[Fantastic…..now we are transporting cattle >600kg sourced from below 26 degree latitude to ports above 26 degree latitude, in January, with no bedding. YEP ASEL was never meant for this so its all legal….but lets look and see whether it is OK…..MLA publications and industry say NO.
So here we go, we leave the reader to judge whether it is OK when industry itself has so clearly has stated its not:
ASEL Appendix 4.3 Provision of bedding 4.3.1 Cattle and buffalo
(1) Cattle and buffalo exported on voyages of 10 days or more must be provided with sawdust, rice hulls or similar material to be used exclusively for bedding at a rate of at least 7 t or 25 m3 for every 1000 m2 of cattle pen space.
(2) This does not apply to cattle and buffalo loaded from Brisbane or a port north of latitude 26° south and exported to Southeast Asia or Japan.
MLA LIVE.124 Fit to Export Guide” 2006, “livemass; 200 – 500 kg if bred south of 26 degrees south and exported from May to October. 200 – 650 kg if bred elsewhere” [NOTE comment was removed in the 2007 version]
MLA LIVE.102 & SBMR.003: Best practice standards for the preparation & husbandry of cattle for transport from Australia” 3.1.4.(iv) “Animals over 500 kg live weight or with a fat cover of 20 mm at the P8 site should not be selected for export [Yep that's was Ross Ainsworth and AAV Mike McCarthy]
MLA W.LIV.0254 Management of Bedding during the Livestock Export Process: “It was commonly reported to the authors that heavy cattle (over 380 kg) will, depending on the surface of the pen floor and the stability of the ship, incur more leg injuries than other cattle.”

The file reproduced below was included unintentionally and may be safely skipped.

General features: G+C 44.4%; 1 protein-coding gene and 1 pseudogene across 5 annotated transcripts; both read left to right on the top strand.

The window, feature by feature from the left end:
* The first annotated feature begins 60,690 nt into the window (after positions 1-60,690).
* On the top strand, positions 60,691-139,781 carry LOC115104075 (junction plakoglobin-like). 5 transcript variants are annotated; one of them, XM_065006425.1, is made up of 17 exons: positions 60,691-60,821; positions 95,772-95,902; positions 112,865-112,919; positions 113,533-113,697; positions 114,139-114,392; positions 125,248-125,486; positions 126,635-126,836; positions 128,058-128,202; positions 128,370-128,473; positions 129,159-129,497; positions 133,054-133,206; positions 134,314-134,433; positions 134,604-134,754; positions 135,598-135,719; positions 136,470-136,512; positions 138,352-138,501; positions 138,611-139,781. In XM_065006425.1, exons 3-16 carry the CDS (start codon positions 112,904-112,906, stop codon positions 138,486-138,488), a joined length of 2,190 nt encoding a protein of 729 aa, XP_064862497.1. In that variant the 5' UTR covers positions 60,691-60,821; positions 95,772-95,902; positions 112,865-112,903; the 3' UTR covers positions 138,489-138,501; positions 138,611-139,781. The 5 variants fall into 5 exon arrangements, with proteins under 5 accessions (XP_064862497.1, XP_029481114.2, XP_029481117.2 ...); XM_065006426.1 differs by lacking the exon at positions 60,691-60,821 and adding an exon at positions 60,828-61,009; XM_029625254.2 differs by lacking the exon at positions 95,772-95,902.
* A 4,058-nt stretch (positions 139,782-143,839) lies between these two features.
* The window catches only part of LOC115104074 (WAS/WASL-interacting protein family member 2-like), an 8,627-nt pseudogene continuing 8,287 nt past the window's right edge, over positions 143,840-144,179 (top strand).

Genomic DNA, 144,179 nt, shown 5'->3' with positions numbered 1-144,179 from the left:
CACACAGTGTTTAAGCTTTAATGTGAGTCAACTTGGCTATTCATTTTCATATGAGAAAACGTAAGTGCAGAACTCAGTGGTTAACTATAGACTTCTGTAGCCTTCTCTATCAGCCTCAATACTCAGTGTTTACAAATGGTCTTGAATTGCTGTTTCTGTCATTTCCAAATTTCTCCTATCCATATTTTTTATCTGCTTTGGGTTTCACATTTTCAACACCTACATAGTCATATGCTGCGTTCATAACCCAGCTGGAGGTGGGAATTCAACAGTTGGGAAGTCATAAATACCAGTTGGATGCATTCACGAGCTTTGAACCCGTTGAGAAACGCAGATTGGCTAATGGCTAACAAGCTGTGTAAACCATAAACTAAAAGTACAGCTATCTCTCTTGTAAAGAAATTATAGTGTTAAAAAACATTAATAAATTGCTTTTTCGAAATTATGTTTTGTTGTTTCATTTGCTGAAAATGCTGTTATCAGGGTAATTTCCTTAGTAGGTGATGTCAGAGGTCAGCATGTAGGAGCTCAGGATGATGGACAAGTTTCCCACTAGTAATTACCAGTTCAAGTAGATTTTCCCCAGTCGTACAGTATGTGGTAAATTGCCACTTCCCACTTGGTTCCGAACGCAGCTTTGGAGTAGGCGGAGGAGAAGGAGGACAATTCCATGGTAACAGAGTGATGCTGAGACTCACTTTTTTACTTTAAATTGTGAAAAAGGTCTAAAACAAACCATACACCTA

ASEL REVIEW AAV submission : “Overweight animals are at a higher risk of this type of injury [hoof deck syndrome]and subsequent death than animals below 500kg."
Anyhow, guess all that matter is that ASEL approves heavy cattle to travel in unstable hard-floored multi-story carparks - we must have the best animal welfare standards in the world....!!!
20/1/2016 10:38:14 pm
Pray for hearts to wake up to the responsibility God has given to them for the care of the crearures that belong to Him.
25/1/2016 12:06:34 pm
Please note Beef Central has clarified the story which prompted this blog entry, apologising for any ambiguity re weights of cattle purchased:
26/1/2016 07:34:53 pm
Do I understand correctly that the Australian Veterinary Association (AVA) is weak, avoids conflict with industry and does little to prevent animal cruelty? Is it not possible for vets to band together to change the leadership of the AVA?
9/2/2016 09:31:53 am
Hi Michael. I think that is probably a somewhat unfair criticism of AVA. AVA itself does not in itself have the ability to order change in an industry or prevent cruelty. The AVA also has to work with all veterinarians in industry and often has a wide variety of divergent opinions. Somewhere in that, they have to represent both their members and the animals in their care. So, to be honest, it is not an easy task.
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